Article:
Xi’s speech contains other important pointers to what common prosperity will entail in terms of economic policy. For example, he has spelt out the objective of achieving an “olive-shaped distribution structure with a large middle and two small ends.” This will require a progressive taxation regime and greater welfare benefits for those at the lower levels of income. Xi links income inequality in China to global trends: “The rich and the poor in some countries are polarised with the collapse of the middle class. This has led to social disintegration, political polarisation and rampant populism — indeed the lessons are profound.”

His reading on the social and political impact of economic inequalities is telling and the policies to deal with the latter are likely to be sustained despite collateral diminishing of overall growth.

Illustration by Binay Sinha

It is worth noting what Xi has to say about the basic economic system that China must adhere to. “We must base ourselves on the primary stage of socialism and adhere to the ‘two unswervingly’ principle.”

One such “unswerving” is to “maintain the public ownership system as the mainstay and simultaneously develop the economics of a variety of ownership systems.”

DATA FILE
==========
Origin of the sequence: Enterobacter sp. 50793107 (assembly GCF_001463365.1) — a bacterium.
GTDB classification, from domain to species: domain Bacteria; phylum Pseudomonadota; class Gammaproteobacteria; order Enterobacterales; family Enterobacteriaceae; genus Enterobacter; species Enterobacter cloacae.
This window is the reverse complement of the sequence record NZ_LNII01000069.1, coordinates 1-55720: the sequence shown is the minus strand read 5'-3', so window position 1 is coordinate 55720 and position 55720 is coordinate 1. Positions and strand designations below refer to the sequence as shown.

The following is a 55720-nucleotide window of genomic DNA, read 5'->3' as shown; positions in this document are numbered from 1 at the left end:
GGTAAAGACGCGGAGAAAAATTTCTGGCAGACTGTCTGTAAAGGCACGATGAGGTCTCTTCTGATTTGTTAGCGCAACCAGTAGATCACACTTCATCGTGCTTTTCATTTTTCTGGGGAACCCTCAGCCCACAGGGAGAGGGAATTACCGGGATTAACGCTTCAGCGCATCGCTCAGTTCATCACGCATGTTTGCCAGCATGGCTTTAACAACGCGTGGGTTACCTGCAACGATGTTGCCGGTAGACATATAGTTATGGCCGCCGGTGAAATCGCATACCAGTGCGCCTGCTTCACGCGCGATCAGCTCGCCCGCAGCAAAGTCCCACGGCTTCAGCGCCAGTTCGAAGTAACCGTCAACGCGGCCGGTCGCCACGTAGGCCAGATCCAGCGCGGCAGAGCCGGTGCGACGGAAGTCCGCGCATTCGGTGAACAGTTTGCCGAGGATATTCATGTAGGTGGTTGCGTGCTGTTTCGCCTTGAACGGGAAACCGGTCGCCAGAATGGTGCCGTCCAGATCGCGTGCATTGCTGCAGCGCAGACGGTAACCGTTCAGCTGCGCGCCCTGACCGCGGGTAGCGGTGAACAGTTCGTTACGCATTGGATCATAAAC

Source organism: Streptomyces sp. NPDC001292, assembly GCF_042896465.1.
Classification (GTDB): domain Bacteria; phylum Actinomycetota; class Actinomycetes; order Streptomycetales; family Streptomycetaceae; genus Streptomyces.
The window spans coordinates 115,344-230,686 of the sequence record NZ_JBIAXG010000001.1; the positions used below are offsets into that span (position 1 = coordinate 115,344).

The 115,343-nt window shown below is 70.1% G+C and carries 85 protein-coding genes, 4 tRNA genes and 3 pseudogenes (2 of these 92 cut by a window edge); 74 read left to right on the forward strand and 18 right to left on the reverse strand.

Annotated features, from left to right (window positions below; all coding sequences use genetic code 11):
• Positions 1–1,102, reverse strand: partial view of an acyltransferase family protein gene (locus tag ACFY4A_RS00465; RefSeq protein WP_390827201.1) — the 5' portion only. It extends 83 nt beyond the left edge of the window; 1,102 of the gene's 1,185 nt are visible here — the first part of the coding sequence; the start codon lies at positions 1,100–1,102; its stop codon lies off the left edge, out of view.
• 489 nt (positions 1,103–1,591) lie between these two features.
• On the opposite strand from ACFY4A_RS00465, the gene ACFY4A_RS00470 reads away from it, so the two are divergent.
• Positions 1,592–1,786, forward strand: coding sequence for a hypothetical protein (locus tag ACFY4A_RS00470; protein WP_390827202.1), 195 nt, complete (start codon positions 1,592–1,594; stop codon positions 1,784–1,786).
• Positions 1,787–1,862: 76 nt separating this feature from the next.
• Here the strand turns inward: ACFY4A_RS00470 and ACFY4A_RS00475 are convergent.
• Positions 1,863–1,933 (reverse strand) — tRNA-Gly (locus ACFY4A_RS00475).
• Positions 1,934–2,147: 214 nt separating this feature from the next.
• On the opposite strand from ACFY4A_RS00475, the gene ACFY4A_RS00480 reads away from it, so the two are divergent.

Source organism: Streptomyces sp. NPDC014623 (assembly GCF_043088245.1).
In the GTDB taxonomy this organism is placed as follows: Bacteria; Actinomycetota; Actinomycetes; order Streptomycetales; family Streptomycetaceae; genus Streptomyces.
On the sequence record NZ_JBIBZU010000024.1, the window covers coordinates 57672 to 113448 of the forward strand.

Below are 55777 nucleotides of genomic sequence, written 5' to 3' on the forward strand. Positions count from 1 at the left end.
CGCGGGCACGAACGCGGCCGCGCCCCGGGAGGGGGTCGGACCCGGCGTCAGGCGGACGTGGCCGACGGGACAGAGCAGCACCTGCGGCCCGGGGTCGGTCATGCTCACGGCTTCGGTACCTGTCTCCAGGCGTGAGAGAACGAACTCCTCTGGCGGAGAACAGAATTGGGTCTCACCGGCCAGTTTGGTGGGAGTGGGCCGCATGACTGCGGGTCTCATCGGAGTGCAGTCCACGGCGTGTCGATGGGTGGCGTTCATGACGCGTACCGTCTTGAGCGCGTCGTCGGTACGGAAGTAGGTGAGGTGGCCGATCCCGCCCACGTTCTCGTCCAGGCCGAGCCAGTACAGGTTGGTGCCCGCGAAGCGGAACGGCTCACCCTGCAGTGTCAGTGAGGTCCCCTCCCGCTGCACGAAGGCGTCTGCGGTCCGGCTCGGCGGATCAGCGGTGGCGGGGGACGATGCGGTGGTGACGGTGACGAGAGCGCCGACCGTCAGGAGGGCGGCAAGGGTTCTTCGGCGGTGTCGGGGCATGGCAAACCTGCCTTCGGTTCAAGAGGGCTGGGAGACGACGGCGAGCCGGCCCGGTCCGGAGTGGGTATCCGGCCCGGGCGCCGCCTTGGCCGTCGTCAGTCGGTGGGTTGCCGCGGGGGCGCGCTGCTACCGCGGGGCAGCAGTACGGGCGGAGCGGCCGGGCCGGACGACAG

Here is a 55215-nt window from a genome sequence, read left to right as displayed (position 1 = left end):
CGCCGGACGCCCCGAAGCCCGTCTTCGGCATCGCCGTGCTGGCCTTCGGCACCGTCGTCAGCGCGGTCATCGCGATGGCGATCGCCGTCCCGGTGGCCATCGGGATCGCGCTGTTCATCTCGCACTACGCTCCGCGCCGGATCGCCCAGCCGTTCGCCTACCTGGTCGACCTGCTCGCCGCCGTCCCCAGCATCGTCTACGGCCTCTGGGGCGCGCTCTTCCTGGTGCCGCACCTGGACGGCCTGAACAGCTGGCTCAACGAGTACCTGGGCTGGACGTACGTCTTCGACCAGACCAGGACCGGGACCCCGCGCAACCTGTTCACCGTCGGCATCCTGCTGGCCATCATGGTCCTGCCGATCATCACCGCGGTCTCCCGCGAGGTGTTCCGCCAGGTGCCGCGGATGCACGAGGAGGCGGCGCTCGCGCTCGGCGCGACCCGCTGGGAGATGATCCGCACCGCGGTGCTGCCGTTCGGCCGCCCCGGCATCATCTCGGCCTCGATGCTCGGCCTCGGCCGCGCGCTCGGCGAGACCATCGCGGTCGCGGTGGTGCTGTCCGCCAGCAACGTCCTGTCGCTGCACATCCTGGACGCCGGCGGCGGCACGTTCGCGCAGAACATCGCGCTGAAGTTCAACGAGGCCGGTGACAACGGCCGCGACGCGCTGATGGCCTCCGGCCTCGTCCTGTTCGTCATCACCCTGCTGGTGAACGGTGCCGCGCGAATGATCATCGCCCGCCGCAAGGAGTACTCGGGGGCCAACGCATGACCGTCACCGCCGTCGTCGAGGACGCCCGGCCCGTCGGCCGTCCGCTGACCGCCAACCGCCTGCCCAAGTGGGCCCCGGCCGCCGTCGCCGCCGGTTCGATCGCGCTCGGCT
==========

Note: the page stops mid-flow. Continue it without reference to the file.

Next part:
This confirms that under Xi, it is state-owned enterprises that will form the vanguard of future development not the private sector. The severe penalties imposed on China’s most vibrant and successful private firms such as Alibaba, Weibo and Didi Chuxing and the deliberate bankrupting of the large private property development companies should be seen as the playing out of Xi Jinping’s ideological preferences.

When Deng Xiaoping was introducing major market-based reforms in the 1980s and encouraging private enterprise through the slogan, “to get rich is glorious”, a more conservative economic planner, Chen Yun, had put forward the view that reforms should expand the size of the cage within which private enterprise should be allowed to operate but the cage of party control should not be dispensed with altogether. Xi is returning to the Chen Yun brand of economics.